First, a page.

The AI-powered voice speech-to-text services market is growing more competitive. Microsoft recently announced that OpenAI capabilities have been integrated into Microsoft Teams Premium, including the automatic generation of meeting notes.
"Speech-to-text software is evolving all the time, with machine and deep learning-powered features like natural language processing (NLP) and real-time transcription improving the accuracy and accessibility of solutions,'' says Logan Spears, chief technology officer and co-founder of Plainsight, a computer vision platform provider.
Embedded computer vision systems are enabling speech-to-text systems to improve the transcriptions they produce by studying mouth movements and identifying speakers, while offering additional contextual insights based on factors like body language and facial expression, Spears adds.
Speech-to-text and ASR are more or less synonymous terms, as they are the engine that transfers the audio to a transcript, and are used by any technology that relies on understanding human speech, McAllister says. Conversation intelligence and speech analytics software require an ASR to transform audio into text; they then perform an analysis of the text once it has been converted, she notes. This gives offerings in which they are incorporated the ability to apply speech analytics after the fact to a transcript, to understand what someone said.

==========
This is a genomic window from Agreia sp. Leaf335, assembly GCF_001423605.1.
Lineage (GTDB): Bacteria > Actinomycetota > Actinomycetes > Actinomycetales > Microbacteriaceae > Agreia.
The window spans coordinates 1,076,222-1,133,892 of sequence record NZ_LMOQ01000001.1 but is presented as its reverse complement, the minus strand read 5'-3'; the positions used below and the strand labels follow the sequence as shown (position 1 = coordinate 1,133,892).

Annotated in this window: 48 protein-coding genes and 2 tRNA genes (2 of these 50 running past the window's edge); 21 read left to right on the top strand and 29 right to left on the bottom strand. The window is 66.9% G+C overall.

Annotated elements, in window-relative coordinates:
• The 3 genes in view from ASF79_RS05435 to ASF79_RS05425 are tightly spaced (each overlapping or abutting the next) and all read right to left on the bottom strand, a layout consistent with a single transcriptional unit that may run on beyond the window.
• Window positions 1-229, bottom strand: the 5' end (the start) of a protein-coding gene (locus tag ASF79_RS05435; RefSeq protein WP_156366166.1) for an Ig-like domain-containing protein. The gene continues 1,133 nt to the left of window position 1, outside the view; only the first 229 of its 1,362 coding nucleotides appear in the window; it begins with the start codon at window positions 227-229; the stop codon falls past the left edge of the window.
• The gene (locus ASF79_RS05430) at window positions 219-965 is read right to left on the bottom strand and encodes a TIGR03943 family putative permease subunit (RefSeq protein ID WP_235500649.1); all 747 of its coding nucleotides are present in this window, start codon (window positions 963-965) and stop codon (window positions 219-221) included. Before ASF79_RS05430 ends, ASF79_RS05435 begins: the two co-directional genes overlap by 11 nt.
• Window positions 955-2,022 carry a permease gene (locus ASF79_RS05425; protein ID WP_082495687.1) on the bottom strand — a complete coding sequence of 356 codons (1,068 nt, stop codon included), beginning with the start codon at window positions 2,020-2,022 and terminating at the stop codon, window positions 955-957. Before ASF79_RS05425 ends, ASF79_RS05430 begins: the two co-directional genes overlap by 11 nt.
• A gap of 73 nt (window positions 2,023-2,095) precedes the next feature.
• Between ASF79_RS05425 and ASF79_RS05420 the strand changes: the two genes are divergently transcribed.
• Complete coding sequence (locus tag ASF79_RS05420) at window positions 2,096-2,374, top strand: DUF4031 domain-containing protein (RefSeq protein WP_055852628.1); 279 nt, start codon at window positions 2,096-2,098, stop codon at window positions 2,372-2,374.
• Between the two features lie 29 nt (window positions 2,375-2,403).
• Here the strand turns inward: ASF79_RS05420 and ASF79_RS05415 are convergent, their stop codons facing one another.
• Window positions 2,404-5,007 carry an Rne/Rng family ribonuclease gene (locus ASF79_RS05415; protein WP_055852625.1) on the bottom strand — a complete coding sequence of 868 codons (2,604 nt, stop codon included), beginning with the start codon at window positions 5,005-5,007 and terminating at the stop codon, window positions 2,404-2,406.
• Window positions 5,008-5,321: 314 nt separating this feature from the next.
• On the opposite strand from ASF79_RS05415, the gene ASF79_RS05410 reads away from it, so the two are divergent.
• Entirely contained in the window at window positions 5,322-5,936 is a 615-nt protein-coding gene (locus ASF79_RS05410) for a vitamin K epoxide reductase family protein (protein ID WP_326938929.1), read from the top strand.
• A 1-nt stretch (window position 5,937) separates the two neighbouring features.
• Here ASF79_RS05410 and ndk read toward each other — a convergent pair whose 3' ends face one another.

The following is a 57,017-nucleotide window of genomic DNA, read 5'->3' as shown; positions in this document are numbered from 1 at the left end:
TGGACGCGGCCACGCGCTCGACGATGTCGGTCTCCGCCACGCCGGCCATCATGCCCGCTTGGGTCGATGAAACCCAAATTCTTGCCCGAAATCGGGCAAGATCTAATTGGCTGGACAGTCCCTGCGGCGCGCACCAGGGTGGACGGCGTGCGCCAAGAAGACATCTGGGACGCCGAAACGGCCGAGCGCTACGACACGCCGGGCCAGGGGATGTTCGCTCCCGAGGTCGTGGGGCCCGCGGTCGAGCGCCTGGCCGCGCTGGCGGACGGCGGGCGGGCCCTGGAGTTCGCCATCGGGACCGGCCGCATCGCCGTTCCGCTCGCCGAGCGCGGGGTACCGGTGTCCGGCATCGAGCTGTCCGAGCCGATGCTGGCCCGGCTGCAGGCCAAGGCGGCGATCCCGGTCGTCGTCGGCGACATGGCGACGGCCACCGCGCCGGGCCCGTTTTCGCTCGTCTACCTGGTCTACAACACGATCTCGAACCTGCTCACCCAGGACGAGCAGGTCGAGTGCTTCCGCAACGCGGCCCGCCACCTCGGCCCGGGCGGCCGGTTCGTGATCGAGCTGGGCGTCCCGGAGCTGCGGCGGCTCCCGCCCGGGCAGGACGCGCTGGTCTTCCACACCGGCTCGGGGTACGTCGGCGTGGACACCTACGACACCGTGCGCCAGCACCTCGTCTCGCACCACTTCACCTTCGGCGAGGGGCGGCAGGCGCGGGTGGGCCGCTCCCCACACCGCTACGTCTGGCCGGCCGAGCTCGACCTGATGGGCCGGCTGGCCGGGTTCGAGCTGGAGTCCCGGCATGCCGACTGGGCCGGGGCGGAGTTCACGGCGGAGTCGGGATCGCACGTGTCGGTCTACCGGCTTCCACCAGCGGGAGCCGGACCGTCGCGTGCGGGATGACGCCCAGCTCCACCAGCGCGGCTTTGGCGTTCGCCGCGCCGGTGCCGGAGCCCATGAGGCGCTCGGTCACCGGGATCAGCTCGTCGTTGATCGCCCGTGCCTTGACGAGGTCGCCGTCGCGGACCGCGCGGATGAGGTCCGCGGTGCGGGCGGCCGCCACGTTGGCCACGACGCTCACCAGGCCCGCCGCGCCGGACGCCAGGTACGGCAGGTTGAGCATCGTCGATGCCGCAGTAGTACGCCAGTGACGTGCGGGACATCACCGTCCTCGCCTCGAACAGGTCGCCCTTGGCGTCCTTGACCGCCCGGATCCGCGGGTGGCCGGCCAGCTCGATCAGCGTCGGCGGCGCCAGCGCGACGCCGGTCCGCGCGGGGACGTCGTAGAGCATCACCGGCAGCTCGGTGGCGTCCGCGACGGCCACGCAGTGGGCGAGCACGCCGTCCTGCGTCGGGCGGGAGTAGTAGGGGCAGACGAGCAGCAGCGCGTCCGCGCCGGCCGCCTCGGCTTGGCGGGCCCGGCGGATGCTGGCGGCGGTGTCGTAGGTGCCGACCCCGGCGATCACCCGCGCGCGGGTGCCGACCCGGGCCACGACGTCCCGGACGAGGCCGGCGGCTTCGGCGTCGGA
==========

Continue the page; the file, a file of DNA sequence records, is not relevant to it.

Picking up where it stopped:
Eventually, these types of software might enable vendors to take a transcript and offer features like coordinating a meeting and sending an email out to invite participants. This requires NLP to determine the meaning of the words in a transcript, McAllister says.
"One of the most innovative uses that we're seeing is companies creating transcripts of Zoom calls and other virtual meetings,'' observed speech-to-text transcription service Rev in a 2022 blog.
There are some challenges with using ASR systems; most notably, accuracy. Translation and analysis in multiple languages are others issues because ASR systems do not have equivalent accuracy in all languages, McAllister says.
"It can be challenging to use the same models to apply to different languages because our language structures are so different,'' she explains.
Another consideration is that when pulling from a speech-to-text transcript, "You're kind of flattening the narrative a bit,'' McAllister notes, pointing to the fact that the system won't necessarily catch sarcasm or intonation.
Enhancements in the speech-to-text space are "coming fast and furious,'' says Rebecca Wettemann, principal at tech research firm Valoir. "The good news is ChatGPT is raising awareness of how far these tools have come, and the investments that Microsoft and others are making in embedding [AI] capabilities into their products … will drive a lot of adoption." The challenge for products like Otter and Dragon as these capabilities become part of broader applications will be differentiating what they provide as standalone products, Wettemann says.
Esther Shein is a freelance technology and business writer based in the Boston area.